Tip Line: 414-777-5808 | newsdesk@cbs58.com

Legislative Black Caucus: ‘We cannot afford to not change systems’

NOW: Legislative Black Caucus: ‘We cannot afford to not change systems’

NEXT:

MADISON, Wis. (CBS 58) – Members of the state Legislative Black Caucus are hoping to use the momentum built by protests over the death of George Floyd to enact concrete policy changes to reform policing in Wisconsin.

“It is time that we do action,” Rep. Shelia Stubbs (D – Madison) said. “We cannot afford to not change systems.”

In a video conference with CBS 58, members of the Black Caucus said they are working with officials at the state and local level to reform issues around police training and accountability.

Sen. Lena Taylor (D – Milwaukee) said in the City of Milwaukee in particular, incidents where police violence leads to settlements, officials need to do a better job of learning from such events and put new policies in place.

“When we are given recommendations and we are given settlement agreements in court, then what we need to do is do those [recommendations].”

For proactive solutions, Sen. LaTonya Johnson (D – Milwaukee) wants to examine and review police use of force tactics and equipment in order to prevent situations where severe use of force or a weapon is required.

“Where is the requirement to use deescalation tactics in situations?” Johnson asked. “There’s no requirement.”

The lawmakers recognize the political realities of attempting to accomplish reform at the state and local level. The Legislature is controlled by Republicans and currently is not scheduled to return to session unless a special or extraordinary session is called. Sen. Taylor emphasized the importance of working alongside their GOP colleagues in 2021 to pass substantial laws at the state level, including building relationships with lawmakers like Sen. Van Wanggaard (R – Racine), a former police officer for several decades.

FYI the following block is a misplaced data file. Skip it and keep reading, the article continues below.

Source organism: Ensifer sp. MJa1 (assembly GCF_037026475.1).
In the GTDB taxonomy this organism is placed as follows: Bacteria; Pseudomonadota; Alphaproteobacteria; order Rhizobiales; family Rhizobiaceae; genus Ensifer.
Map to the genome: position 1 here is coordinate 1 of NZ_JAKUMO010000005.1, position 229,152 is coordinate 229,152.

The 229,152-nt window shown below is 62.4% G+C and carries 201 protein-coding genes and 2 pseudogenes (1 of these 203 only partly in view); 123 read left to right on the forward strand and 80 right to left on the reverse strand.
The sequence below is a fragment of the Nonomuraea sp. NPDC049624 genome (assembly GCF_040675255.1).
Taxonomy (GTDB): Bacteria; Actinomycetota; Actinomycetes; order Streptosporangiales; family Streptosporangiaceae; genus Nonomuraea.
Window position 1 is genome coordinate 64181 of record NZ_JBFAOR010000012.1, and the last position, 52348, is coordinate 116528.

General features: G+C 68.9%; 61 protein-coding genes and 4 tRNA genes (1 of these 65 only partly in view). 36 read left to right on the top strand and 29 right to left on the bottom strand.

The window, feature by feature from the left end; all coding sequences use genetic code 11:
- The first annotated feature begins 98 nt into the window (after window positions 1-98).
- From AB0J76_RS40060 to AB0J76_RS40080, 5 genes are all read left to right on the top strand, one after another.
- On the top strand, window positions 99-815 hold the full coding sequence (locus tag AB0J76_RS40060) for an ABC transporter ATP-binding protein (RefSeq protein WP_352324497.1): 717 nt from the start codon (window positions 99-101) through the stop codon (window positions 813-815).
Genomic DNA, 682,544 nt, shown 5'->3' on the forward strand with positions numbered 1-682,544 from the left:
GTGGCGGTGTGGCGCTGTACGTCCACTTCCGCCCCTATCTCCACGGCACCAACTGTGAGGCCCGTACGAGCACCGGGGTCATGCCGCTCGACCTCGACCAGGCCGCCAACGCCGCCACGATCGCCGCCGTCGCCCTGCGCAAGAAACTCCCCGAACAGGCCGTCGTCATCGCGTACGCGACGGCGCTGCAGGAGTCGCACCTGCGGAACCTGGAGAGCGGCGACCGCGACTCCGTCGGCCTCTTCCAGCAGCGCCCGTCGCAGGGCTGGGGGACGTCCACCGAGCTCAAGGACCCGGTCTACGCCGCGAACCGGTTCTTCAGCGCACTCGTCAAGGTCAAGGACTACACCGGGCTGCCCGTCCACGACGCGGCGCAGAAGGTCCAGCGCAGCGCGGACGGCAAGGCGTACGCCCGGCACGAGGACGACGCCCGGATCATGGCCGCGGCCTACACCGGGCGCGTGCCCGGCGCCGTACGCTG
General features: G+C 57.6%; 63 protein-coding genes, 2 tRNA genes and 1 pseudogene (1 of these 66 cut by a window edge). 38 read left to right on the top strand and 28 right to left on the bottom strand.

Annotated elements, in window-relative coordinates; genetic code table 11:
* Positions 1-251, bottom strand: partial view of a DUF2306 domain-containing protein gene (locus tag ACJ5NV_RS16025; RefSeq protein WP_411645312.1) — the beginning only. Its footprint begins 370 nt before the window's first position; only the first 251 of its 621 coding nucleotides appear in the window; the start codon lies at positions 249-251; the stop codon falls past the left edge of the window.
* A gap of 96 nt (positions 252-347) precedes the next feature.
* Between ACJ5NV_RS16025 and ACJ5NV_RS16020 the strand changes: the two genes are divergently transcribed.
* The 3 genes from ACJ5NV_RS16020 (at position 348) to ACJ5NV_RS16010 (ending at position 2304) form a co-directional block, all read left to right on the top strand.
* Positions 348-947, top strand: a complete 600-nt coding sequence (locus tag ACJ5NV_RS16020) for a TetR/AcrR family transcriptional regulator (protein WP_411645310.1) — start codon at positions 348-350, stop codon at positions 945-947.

The caucus does have an ally in Gov. Tony Evers. Evers called for the Legislature to pass AB 1012, which would reform law enforcement policies. Sen. Taylor, however, said while she supports the bill, it’s likely not going anywhere anytime soon because the Legislature is not meeting again for the rest of the year. But some members expressed disappointment in response to comments the governor made to the Milwaukee Journal-Sentinel, in which he said that, “the idea of completely disassembling police in the state or Milwaukee, I couldn't support,” in reference to the demands of some protesters to, “defund the police.”

“I wish [Gov. Evers] would’ve called some of us to ask what that meant,” Rep. LaKeshia Myers (D – Milwaukee) said.

Myers is the chair of the caucus and said the governor missed the point of the idea of defunding the police, adding that the demand is about prioritizing allocation of funds in local budgets.

“It’s not that you want to abolish all police departments because that’s unrealistic and we know that,” Myers said. “You need to divest. Maybe that’s the better word is not defund by divest. Divest and divert some of the city money.”

The lawmakers expressed optimism that the multiracial, multigenerational and multigeographical makeup of the protests can build momentum and don’t want extra vandalism or looting to distract from the main message.

“What they are saying is don’t be mad at what you’re seeing more than you’re mad at folks dying at the hands of police,” Rep. David Bowen (D – Milwaukee).

Watch the entire video conference here: 

Share this article: